Dismayed by the German government's failure to meet climate protection targets, dairy farmer Heiner Luetke Schwienhorst has filed a lawsuit against Berlin to force it into action.
"Some describe this as a fight between David and Goliath. To me, that's besides the point," said Schwienhorst, who suffered his poorest harvest in three decades after a record drought.
"The attitude of political representatives, the way they trivialise climate targets by giving up what they have set, is something that we need to bring to political accountability. That is important," he told AFP.
Together with two other farmers and Greenpeace, Schwienhorst has launched a challenge against the German government for having "given up" trying to achieve cuts in greenhouse gas emissions set out under its own climate target, as well as under European law.
A dairy farmer near Hamburg and a livestock farmer on the North Sea island of Pellworm have joined the first such lawsuit to seek "climate protection, not monetary compensation".
Berlin had pledged to take action to slash greenhouse gas emissions in Germany by 40 percent by 2020 compared to 1990 levels.
But in its latest annual climate protection report published in June, the government admitted that it was now expecting to achieve 32 percent in reductions compared to 1990.
The shortfall of 8 percentage points is equivalent to about 100 million tonnes of carbon dioxide.
"It was clear in the climate protection report that the government is not planning to take further measures in order to reach the target. Instead, it has simply given up," said Anike Peters of Greenpeace.
"We're saying we're not going to accept this. Because it's not about a lack of technical possibilities to reach the target, rather it's about a lack of political will.
'Do what you promised'
With the help of lawyer Roda Verheyen, the plaintiffs lodged their case at the administrative court in Berlin at the end of October.
The court now needs to decide if there is any merit to the case.
Verheyen is no stranger to such climate cases.
In another high profile case in Germany, she helped bring to court a challenge by a Peruvian farmer against energy giant RWE over climate change damage in the Andes.
While the initial ruling went against them, the case is now at the appeals court.
Verheyen said that in her latest case, the issue is whether the government can be held liable for failing to implement climate protection measures, as the targets it set are not written into law.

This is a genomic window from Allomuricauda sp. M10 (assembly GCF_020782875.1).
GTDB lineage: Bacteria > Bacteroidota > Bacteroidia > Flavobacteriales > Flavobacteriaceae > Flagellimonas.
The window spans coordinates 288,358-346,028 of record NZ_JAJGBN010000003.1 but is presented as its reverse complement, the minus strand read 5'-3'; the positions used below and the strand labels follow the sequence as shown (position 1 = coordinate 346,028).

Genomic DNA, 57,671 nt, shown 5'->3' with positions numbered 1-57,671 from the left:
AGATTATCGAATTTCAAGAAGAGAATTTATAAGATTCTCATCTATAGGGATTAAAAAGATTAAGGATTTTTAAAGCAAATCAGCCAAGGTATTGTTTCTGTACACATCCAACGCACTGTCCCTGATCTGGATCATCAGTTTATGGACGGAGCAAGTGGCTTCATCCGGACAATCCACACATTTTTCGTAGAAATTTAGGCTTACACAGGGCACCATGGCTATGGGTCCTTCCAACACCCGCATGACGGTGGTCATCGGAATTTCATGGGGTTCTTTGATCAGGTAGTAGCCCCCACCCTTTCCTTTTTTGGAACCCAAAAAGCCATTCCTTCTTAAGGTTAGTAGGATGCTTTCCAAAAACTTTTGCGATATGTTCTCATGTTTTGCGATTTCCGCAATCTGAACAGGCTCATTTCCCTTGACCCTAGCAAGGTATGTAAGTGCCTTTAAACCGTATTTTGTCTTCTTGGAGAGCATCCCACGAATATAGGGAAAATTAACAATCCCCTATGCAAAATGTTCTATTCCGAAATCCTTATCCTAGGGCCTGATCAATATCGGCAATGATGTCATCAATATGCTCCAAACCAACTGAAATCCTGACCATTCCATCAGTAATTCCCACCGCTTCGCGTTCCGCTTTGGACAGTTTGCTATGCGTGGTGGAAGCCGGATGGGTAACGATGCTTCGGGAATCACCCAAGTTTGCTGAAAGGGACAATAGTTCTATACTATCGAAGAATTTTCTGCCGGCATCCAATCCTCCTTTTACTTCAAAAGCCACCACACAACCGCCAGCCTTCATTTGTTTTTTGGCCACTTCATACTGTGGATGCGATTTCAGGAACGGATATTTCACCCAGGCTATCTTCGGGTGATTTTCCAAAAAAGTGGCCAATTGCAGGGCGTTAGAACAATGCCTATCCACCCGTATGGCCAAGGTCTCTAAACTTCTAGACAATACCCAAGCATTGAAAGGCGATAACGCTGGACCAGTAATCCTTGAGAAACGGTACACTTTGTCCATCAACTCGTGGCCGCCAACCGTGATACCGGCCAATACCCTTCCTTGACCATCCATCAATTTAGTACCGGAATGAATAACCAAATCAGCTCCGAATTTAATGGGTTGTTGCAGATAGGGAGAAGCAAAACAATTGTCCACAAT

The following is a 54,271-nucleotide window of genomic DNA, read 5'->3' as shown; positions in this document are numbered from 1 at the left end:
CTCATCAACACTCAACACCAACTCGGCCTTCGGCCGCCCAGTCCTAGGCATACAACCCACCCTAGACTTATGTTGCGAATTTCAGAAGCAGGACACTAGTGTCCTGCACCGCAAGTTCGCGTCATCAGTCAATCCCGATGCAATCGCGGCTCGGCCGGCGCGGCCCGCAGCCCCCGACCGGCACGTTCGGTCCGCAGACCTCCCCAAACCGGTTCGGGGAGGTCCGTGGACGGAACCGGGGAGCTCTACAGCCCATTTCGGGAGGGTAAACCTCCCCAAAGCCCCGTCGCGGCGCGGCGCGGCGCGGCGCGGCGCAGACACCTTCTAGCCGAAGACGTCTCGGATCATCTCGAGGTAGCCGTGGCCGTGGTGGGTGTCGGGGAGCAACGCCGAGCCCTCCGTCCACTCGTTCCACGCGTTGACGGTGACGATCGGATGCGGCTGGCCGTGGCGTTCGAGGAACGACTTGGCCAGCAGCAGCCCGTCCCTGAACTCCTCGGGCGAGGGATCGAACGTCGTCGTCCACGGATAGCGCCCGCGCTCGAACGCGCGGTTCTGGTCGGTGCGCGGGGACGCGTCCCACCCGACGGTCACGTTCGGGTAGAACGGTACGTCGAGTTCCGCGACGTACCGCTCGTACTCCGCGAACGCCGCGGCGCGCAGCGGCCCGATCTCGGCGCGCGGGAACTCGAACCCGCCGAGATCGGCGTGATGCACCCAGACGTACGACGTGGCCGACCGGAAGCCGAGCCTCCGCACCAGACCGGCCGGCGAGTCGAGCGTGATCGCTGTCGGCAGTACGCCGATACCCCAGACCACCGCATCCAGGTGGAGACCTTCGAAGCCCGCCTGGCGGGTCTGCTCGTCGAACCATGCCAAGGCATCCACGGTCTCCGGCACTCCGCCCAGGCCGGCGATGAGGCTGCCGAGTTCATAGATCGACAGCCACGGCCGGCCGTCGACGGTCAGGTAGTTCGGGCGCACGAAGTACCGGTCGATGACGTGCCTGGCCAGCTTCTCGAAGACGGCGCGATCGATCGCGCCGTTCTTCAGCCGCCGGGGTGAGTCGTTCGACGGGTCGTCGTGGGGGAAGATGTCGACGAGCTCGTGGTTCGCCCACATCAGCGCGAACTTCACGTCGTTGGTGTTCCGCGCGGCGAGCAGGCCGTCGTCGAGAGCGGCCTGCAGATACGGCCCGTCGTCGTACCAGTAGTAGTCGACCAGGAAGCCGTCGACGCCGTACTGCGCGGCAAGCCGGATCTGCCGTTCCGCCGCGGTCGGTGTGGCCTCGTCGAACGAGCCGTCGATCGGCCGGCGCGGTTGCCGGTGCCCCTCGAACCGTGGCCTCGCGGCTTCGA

"Here the plaintiff families say, yes. Do what you've promised, government, implement the 2020 climate protection goal."
The environment ministry, which is taking the lead in responding to the case, said the plaintiffs had every right to bring the issue to court "to seek public attention" and increase the pressure for better climate protection.
"Although Germany's climate protection efforts have made progress, they have not yet reached our goals," ministry spokesman Andreas Kuebler told AFP. "That's why we're focusing on getting ahead in climate protection.
"We are united in the same goal," Kuebler said. It was up to the court to decide whether the legal action was justified.
For Schwienhorst, who has run the dairy farm in Vetschau, eastern Germany, for 30 years, the impact of a warming Earth is apparent.
Compared to the 1990s, the period of vegetation growth in a year has lengthened, while maximum temperatures have also pushed above 35 degrees Celsius (95 degrees Fahrenheit).
"The change in the last decades is already impressive. But what happened this summer is simply frightening," he said, referring to a record drought unseen in Germany since 1911.
The dry spell has stretched from late spring, even halting water traffic across the country, including on the Rhine, one of Europe's busiest commercial arteries.
"We are still now in the phase when rain isn't expected. I'm speechless," said Schwienhorst. That those who dismiss such weather phenomena as one-offs are "impertinent", he added.
The climate also has a direct impact on his livelihood.
A summer with temperatures above 35 degrees Celsius put the cows under great stress, and the drought meant his poorest harvest in the last three decades.
Schwienhorst pointed to the barn, which was far from full. This year's cereal crop—for human consumption—was 35 percent below the previous year.
His losses in livestock feed crop were even more serious: up to 50 percent, forcing him to buy 400 bales of hay.
Crucially, the farm has been forced to use up a rolling four-month reserve of feed for the cows by the summer.
"There's still hope that this weather will turn, that after this dry phase a wet phase will come. But looking at the trend, change is happening. That is indisputable."
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